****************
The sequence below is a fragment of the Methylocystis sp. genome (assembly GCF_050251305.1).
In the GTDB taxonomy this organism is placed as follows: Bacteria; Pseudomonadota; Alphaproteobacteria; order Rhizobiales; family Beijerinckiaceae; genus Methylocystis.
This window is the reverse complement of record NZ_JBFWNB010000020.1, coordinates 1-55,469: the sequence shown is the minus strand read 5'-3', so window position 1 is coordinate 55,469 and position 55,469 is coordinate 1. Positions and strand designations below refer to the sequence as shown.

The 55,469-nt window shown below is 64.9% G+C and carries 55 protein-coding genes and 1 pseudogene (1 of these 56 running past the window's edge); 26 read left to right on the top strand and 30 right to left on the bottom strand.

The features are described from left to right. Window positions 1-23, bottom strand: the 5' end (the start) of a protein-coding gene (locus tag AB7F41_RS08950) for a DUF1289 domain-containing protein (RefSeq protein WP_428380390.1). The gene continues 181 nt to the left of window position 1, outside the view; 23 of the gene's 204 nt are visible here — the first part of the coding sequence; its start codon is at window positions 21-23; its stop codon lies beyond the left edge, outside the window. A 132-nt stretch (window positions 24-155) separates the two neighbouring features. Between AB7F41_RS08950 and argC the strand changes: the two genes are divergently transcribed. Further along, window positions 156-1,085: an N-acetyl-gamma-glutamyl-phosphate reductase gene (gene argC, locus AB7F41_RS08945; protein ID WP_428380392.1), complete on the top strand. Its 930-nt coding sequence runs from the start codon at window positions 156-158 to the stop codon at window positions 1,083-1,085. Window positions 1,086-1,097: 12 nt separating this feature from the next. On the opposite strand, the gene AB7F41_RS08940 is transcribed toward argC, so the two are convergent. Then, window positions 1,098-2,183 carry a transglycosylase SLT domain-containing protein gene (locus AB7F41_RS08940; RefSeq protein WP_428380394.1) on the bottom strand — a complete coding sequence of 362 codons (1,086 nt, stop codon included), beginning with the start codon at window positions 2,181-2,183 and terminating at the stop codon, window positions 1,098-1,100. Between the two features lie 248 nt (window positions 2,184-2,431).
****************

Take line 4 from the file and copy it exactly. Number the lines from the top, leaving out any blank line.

The 55,469-nt window shown below is 64.9% G+C and carries 55 protein-coding genes and 1 pseudogene (1 of these 56 running past the window's edge); 26 read left to right on the top strand and 30 right to left on the bottom strand.